A crowd-pleaser That same evening, Albom is nearing the peroration of his stump speech at a second Borders reading in Braintree. It is a cold, rainy Tuesday night; not a bad night to curl up in front of the television. But the store is twice as crowded as the equally large space that morning.

In addition to being a sportswriter and an author, Albom is also a gifted musician, a radio personality, and an accomplished public speaker who uses humor and mimicry in his promotional talks. He is channeling some Pat Robertson as he winds up his pitch for "Five People":

"Folks, I don't think there is such a thing as wasted love. I always think of what Morrie said: Death ends a life but not a relationship. It's fine to go on loving someone who's not here.

"My uncle Eddie wasn't anybody special, but you can see from the stories I've told you that his life was special. Everybody counts the same. Everybody matters."

Some sniffling can be heard in the audience.

"Look around you," Albom says. Many people, some of them misty-eyed, glance from side to side. "You don't know me. You didn't know Morrie. Then why are you here? Look how large his classroom has become, and he isn't even around to teach it. Everybody has that power to touch a person."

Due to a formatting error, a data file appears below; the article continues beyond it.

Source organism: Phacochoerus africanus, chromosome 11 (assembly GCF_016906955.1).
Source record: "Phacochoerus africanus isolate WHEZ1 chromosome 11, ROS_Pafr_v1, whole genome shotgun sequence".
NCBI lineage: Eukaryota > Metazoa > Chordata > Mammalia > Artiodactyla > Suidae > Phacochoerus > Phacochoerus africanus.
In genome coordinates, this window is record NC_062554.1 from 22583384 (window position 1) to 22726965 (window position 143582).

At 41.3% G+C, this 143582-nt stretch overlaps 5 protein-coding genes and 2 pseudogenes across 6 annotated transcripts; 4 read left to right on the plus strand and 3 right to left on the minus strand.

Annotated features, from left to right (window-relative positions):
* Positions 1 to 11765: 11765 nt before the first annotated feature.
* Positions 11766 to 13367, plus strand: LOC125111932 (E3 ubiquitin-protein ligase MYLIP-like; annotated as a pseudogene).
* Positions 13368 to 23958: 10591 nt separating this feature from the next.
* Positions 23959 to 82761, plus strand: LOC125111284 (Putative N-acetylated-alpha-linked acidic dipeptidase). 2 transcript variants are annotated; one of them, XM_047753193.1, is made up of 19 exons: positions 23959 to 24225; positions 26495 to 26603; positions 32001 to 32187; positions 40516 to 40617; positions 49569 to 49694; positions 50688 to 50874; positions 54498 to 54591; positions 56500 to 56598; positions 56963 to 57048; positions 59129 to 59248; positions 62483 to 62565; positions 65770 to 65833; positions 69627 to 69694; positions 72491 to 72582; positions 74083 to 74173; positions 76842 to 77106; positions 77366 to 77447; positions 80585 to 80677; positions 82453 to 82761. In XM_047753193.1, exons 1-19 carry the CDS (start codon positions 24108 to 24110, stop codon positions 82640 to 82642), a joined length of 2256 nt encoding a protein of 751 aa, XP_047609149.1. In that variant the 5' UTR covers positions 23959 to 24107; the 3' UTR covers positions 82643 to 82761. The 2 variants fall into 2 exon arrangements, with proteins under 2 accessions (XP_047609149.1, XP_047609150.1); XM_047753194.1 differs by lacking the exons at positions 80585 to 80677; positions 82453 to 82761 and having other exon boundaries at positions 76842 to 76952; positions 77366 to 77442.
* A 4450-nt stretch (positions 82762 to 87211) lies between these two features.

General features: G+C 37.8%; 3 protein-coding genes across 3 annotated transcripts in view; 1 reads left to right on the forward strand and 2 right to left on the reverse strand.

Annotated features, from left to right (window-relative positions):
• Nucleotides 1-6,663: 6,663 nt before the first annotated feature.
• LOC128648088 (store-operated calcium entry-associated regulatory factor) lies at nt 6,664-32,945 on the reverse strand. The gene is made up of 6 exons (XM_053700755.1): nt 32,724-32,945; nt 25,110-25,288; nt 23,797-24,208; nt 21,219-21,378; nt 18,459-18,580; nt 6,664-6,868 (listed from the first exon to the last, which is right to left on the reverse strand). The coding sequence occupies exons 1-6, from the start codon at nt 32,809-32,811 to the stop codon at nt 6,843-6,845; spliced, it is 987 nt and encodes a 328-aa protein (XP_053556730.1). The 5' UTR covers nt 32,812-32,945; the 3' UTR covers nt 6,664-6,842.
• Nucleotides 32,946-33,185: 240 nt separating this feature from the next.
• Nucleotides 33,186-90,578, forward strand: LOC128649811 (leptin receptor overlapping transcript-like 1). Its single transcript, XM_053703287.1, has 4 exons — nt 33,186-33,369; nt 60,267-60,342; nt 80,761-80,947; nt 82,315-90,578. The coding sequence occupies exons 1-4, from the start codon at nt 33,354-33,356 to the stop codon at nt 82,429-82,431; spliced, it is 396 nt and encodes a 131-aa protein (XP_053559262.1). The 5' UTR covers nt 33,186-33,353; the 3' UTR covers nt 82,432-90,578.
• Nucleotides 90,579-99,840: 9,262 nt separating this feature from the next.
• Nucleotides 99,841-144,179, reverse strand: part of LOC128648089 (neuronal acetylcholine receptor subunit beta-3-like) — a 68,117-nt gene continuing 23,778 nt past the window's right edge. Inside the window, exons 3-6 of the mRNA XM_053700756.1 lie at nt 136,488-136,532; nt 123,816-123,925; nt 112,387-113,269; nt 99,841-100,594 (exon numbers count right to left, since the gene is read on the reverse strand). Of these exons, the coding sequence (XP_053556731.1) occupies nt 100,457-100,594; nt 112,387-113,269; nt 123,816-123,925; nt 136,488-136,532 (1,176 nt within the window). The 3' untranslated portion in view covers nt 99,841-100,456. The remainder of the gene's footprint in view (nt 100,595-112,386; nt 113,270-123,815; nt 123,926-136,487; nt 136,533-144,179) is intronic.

Standing just in front of me, Donna Richards turns to her friend Don English. "That was fantastic," she says. "You're right," English answers. "Unbelievable."

Richards, a massage therapist from Abington, proves to be a huge and perhaps not untypical Morrie fan. She is carrying a Borders bag containing seven copies of "Morrie" and "Five People" that she intends to buy. "There are that many people in my life who need to read these books," she explains.

"Morrie" 's message of hope in death resonated deeply with English, who spent a year caring for his dying father in New York several years ago. "It was the most profound thing I've ever done," he says. "I thought I was doing this really great thing for him, but I realized that he was doing something extraordinary for me."

Needless to say, they adore Albom. "He wasn't speaking about himself," English says. "He was speaking about love. It was a nice change."

"Ooooh . . . I'm getting goosebumps!" Richards says. She squeezes my arm and walks off to have her purchases signed by Albom, who will linger until 11 p.m. after autographing 500 books.

Her final words to me: "I'll meet you in heaven."

Alex Beam is a Globe columnist. His e-dress is